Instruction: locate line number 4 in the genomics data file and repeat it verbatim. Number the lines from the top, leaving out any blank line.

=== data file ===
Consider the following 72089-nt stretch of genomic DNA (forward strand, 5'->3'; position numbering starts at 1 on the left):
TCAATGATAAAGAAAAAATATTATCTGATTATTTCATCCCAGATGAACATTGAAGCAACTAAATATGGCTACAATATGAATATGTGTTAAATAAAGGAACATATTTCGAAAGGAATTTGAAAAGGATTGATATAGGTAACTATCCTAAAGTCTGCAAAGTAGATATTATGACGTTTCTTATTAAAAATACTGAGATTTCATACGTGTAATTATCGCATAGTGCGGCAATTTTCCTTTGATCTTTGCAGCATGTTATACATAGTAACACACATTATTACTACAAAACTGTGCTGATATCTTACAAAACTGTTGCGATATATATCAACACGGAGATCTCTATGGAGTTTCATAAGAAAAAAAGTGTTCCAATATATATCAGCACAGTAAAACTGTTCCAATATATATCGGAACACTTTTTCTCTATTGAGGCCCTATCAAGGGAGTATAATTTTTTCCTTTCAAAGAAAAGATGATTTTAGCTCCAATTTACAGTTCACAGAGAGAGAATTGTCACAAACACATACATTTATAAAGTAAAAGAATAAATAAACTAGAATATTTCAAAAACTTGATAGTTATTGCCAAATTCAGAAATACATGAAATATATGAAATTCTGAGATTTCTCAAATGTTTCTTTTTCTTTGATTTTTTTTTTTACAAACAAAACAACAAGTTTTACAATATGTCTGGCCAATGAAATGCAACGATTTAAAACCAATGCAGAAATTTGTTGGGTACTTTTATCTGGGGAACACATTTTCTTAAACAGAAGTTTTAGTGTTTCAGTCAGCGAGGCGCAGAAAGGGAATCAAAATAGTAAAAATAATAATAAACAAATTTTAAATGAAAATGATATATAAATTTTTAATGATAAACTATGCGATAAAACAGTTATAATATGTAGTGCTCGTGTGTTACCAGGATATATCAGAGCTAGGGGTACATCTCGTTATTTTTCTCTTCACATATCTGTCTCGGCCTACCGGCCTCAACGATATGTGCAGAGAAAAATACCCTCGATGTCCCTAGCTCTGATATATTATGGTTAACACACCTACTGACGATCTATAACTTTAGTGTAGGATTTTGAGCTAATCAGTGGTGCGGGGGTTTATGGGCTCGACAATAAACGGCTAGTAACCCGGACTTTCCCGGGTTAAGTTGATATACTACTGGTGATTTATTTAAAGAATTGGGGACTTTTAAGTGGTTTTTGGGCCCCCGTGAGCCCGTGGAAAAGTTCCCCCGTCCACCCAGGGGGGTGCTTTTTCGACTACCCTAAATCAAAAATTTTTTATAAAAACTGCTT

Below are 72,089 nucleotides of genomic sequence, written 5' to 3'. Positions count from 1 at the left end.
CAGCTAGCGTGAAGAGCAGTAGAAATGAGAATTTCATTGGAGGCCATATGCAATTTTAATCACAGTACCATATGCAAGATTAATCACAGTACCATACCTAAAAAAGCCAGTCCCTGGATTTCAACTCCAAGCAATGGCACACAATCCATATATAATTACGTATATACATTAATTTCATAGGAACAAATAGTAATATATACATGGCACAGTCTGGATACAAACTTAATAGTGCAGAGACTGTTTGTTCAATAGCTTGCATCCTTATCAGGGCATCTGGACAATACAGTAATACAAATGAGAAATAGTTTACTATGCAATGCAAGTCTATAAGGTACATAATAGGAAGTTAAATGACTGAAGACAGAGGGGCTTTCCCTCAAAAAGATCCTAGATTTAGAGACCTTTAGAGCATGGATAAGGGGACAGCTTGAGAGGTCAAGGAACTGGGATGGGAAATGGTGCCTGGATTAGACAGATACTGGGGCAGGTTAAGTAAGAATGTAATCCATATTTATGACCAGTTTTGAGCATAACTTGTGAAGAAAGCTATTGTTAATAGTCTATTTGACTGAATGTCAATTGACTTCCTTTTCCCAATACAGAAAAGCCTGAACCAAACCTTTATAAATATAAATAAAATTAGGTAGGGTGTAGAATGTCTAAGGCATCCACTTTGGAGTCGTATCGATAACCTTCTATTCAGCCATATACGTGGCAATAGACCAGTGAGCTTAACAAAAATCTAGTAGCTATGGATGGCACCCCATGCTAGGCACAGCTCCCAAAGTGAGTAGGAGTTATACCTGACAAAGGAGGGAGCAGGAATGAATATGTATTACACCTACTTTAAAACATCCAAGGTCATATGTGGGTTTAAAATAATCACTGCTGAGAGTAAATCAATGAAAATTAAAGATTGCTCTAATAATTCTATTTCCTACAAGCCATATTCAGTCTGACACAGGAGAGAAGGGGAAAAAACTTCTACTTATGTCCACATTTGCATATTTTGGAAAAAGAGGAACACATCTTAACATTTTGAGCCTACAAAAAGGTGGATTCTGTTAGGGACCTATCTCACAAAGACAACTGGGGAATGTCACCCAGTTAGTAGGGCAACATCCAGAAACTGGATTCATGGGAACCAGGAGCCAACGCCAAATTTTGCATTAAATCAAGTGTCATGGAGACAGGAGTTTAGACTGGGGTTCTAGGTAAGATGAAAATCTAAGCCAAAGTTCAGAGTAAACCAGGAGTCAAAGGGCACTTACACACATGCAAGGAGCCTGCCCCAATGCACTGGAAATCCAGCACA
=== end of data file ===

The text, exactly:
CAGCTAGCGTGAAGAGCAGTAGAAATGAGAATTTCATTGGAGGCCATATGCAATTTTAATCACAGTACCATATGCAAGATTAATCACAGTACCATACCTAAAAAAGCCAGTCCCTGGATTTCAACTCCAAGCAATGGCACACAATCCATATATAATTACGTATATACATTAATTTCATAGGAACAAATAGTAATATATACATGGCACAGTCTGGATACAAACTTAATAGTGCAGAGACTGTTTGTTCAATAGCTTGCATCCTTATCAGGGCATCTGGACAATACAGTAATACAAATGAGAAATAGTTTACTATGCAATGCAAGTCTATAAGGTACATAATAGGAAGTTAAATGACTGAAGACAGAGGGGCTTTCCCTCAAAAAGATCCTAGATTTAGAGACCTTTAGAGCATGGATAAGGGGACAGCTTGAGAGGTCAAGGAACTGGGATGGGAAATGGTGCCTGGATTAGACAGATACTGGGGCAGGTTAAGTAAGAATGTAATCCATATTTATGACCAGTTTTGAGCATAACTTGTGAAGAAAGCTATTGTTAATAGTCTATTTGACTGAATGTCAATTGACTTCCTTTTCCCAATACAGAAAAGCCTGAACCAAACCTTTATAAATATAAATAAAATTAGGTAGGGTGTAGAATGTCTAAGGCATCCACTTTGGAGTCGTATCGATAACCTTCTATTCAGCCATATACGTGGCAATAGACCAGTGAGCTTAACAAAAATCTAGTAGCTATGGATGGCACCCCATGCTAGGCACAGCTCCCAAAGTGAGTAGGAGTTATACCTGACAAAGGAGGGAGCAGGAATGAATATGTATTACACCTACTTTAAAACATCCAAGGTCATATGTGGGTTTAAAATAATCACTGCTGAGAGTAAATCAATGAAAATTAAAGATTGCTCTAATAATTCTATTTCCTACAAGCCATATTCAGTCTGACACAGGAGAGAAGGGGAAAAAACTTCTACTTATGTCCACATTTGCATATTTTGGAAAAAGAGGAACACATCTTAACATTTTGAGCCTACAAAAAGGTGGATTCTGTTAGGGACCTATCTCACAAAGACAACTGGGGAATGTCACCCAGTTAGTAGGGCAACATCCAGAAACTGGATTCATGGGAACCAGGAGCCAACGCCAAATTTTGCATTAAATCAAGTGTCATGGAGACAGGAGTTTAGACTGGGGTTCTAGGTAAGATGAAAATCTAAGCCAAAGTTCAGAGTAAACCAGGAGTCAAAGGGCACTTACACACATGCAAGGAGCCTGCCCCAATGCACTGGAAATCCAGCACA